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Laura Markey Monroe

Aging Specialist and Grief Educator

Through professional experience and her personal journey with cancer, Laura Markey Monroe was gifted with the passion to give back. She altered the direction of her life to be in service to seniors and has learned to navigate the many health systems in Charlottesville. Laura has worked at the Martha Jefferson House Senior Living, Commonwise Home Care as well as Westminster Canterbury of the Blue Ridge. Laura has learned to navigate the many healthcare options in central Virginia. With this hands- on experience and her work as a grief educator, she created LMM Senior Care to guide and support seniors in the greater Charlottesville and Crozet areas.

• Certified Aging Specialist (CSA)

• End-of-Life Doula

• National Public Speaker on Grief Education

• Hospice Volunteer


Assisting seniors and their families in living their best lives

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"Aging is an extraordinary process where you become the person you always should have been.”

– David Bowie

“She listens deeply and gently guides with the wisdom of someone who is both knowledgeable and keenly insightful.”

- Kara Snapp

“You want Laura as your advocate. She is well-regarded by so many and simply has a big heart for working in this field.”

- Kim Solis

“I was so impressed by her warmth and inclusive style. I left her program feeling enriched and craving more.”

- Margie Swanson

“I would describe her as
both luminous and direct, insightful yet funny, and lit from within with grace. Her class changes lives.”

- Judith Hannah Weiss

Is it time to ask for help?
The Mayo Clinic recommends asking yourself the following questions:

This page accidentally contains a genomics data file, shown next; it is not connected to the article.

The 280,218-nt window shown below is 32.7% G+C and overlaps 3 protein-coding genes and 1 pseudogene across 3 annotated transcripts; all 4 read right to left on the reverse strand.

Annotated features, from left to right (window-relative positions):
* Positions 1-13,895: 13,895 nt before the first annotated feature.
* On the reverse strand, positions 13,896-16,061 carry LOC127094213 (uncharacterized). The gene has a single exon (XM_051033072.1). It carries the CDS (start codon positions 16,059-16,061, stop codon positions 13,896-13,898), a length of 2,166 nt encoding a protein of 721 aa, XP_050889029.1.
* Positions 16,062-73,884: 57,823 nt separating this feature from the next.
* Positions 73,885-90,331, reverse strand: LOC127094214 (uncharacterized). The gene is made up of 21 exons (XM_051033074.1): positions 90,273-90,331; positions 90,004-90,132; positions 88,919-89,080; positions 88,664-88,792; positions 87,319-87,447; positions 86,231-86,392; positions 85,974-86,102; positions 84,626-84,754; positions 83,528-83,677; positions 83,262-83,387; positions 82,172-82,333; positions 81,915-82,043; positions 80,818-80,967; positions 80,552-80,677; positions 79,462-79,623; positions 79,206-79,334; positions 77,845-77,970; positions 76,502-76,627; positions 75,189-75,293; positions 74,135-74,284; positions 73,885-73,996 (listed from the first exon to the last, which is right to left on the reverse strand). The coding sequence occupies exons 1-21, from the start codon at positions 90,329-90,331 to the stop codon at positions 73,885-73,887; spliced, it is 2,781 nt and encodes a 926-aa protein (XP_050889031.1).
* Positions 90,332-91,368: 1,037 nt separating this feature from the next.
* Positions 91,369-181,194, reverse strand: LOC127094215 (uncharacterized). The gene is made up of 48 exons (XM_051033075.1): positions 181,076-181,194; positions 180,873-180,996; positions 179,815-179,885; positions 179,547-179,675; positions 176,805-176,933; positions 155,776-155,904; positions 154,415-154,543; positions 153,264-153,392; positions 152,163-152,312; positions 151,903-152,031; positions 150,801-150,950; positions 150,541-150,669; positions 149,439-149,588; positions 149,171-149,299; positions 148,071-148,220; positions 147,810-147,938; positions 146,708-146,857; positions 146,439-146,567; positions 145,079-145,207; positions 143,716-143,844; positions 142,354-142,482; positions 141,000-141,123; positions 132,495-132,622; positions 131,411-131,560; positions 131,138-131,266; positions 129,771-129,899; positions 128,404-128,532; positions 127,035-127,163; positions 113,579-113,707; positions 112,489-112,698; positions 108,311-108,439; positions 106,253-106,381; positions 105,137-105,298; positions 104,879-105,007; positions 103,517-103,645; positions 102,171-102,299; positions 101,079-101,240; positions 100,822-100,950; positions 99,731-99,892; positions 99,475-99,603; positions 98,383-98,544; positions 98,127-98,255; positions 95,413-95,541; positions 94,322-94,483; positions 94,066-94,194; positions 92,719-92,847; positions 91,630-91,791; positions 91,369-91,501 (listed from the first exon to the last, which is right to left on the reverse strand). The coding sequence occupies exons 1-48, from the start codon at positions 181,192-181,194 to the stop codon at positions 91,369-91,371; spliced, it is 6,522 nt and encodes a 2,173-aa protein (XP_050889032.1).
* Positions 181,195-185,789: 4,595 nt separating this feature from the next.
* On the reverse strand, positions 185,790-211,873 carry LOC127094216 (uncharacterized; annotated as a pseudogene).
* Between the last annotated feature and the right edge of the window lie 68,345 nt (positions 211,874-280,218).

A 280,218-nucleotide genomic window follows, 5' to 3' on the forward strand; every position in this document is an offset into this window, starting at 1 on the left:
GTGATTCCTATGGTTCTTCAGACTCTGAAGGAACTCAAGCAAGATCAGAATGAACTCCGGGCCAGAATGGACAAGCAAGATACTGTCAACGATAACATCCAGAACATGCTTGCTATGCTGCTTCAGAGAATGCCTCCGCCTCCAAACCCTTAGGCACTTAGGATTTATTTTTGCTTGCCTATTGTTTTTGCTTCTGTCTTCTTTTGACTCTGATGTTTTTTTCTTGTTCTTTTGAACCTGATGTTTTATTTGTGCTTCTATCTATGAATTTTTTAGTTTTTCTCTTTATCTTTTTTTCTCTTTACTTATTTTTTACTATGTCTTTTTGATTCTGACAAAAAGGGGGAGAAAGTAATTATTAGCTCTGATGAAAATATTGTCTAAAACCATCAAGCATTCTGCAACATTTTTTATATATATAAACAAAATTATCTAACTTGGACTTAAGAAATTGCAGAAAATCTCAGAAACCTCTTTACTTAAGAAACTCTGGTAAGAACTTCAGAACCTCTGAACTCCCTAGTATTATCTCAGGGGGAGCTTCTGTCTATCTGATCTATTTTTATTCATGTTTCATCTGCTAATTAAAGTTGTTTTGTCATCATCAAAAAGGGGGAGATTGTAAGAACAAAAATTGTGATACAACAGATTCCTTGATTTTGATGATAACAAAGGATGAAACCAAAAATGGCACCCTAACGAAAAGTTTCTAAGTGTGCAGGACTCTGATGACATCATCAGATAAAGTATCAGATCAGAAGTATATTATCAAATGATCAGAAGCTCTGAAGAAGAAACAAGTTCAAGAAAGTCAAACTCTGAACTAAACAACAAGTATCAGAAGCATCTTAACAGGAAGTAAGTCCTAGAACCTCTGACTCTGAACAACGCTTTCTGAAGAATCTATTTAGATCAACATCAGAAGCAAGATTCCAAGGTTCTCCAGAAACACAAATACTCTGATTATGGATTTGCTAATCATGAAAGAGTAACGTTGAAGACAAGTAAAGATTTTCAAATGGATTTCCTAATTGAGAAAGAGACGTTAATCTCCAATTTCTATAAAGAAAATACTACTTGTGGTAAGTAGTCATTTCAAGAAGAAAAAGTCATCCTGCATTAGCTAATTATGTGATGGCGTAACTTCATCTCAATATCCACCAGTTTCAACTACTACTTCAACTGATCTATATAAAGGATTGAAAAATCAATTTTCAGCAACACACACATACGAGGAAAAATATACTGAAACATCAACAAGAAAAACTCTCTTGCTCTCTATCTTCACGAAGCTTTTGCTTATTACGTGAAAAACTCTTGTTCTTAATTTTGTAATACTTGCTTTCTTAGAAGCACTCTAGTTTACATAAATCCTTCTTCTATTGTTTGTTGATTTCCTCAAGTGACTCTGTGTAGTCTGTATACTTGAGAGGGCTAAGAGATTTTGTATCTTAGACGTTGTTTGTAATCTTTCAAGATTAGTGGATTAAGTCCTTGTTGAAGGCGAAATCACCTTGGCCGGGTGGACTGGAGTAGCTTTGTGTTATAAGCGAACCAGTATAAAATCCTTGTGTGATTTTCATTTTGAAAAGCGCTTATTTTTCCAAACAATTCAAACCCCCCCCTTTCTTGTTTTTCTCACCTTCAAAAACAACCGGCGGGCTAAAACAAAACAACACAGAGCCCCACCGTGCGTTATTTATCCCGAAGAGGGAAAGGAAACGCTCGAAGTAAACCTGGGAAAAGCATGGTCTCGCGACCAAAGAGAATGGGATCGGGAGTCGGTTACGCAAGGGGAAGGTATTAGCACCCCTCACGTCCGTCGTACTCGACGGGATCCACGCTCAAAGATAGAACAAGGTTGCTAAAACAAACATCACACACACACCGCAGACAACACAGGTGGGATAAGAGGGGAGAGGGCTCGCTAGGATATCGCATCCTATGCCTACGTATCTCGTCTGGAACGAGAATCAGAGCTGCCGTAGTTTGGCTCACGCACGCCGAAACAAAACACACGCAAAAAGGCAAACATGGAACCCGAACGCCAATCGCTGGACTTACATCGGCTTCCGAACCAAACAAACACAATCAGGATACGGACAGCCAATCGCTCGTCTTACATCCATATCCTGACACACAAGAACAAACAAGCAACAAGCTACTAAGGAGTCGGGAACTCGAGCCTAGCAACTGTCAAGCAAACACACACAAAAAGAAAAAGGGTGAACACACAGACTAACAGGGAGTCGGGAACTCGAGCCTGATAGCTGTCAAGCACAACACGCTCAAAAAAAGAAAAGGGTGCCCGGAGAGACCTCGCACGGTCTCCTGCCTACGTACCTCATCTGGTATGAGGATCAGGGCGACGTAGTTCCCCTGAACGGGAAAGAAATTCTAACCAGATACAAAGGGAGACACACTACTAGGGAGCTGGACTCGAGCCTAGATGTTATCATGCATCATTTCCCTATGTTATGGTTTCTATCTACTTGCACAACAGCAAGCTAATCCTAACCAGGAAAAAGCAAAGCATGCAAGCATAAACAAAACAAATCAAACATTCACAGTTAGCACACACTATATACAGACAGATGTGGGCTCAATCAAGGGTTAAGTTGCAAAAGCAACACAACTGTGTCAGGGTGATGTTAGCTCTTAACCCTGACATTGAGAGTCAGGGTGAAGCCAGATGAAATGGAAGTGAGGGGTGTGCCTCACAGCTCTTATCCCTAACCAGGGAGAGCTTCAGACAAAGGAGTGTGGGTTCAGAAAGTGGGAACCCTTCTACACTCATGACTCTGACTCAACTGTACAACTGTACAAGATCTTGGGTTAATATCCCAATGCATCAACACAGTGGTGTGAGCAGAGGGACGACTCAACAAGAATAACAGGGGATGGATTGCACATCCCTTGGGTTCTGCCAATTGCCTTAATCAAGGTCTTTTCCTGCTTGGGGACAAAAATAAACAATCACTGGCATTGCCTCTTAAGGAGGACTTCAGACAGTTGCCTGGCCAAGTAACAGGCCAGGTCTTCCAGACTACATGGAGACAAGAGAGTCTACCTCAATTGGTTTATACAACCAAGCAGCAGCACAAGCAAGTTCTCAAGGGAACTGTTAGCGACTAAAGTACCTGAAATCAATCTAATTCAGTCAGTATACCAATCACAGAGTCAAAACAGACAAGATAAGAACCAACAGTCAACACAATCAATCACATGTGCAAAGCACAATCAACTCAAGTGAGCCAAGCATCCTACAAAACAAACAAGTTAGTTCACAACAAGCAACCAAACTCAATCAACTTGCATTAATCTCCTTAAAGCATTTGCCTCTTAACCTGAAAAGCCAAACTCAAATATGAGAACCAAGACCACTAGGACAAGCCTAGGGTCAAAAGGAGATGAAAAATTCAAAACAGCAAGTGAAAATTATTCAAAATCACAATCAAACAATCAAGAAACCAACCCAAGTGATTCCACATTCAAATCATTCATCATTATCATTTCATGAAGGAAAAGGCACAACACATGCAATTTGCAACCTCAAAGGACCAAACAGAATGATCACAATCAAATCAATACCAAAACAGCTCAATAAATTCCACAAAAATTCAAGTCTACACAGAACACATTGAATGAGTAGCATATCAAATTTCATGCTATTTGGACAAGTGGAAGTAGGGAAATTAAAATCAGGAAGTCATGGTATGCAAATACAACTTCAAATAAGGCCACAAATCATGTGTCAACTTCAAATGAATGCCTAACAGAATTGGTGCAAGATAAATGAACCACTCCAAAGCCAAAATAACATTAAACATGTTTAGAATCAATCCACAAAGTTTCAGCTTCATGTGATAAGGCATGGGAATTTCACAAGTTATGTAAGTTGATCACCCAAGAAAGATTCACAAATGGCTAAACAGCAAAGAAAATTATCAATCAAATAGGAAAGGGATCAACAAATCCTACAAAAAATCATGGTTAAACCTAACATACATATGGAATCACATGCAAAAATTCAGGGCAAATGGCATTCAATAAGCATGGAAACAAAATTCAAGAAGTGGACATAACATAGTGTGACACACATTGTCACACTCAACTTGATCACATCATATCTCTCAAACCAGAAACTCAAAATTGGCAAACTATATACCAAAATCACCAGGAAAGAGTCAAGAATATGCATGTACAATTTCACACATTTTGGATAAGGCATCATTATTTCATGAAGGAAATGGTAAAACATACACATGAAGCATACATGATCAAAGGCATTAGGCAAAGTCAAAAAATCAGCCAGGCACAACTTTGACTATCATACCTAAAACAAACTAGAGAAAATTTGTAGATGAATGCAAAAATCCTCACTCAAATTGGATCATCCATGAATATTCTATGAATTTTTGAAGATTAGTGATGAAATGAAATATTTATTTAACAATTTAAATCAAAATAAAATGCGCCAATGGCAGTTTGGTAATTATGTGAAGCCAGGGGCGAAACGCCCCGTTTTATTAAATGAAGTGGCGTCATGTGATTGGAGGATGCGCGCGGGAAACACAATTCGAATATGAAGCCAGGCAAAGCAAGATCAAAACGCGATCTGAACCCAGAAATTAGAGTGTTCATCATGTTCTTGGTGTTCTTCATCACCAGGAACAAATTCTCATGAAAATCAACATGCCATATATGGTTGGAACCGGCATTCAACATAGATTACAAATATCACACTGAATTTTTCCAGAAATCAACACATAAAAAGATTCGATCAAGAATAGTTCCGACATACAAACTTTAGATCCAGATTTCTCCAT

Are there significant changes with your health or memory?

Have you been losing weight?

Is there a change in your mood or spirit?

Are you able to manage


Are you confused about the next steps or need help assessing your options?

Laura offers free initial consultations to see if she can be of service.  She can provide assistance in moving forward or support you taking your next steps autonomously. Laura provides a safe sounding board as you navigate care. 



How do I know when it's time to ask for more help?

The Mayo Clinic breaks the warning signs of decline into eight basic categories.

Knowing these signals is helpful in determining when it is time for additional care beyond one's capabilities.

 • Is your loved one able to manage self-care?

 • Is there significant memory loss?

 • Is your elderly loved one safe in the home?

 • Is your loved one safe driving a car?

 • Has your loved one lost weight?

 • Has your elderly loved one's mood or spirit changed?

 • Is your loved one socially active?

 • Is your elderly loved one walking safely and steadily?

Common signs of decline include poor hygiene, sloppy dressing, and an unkempt appearance.

If you have determined that any of these answers is yes, it is worthwhile to at least review the options for a safer environment moving forward.

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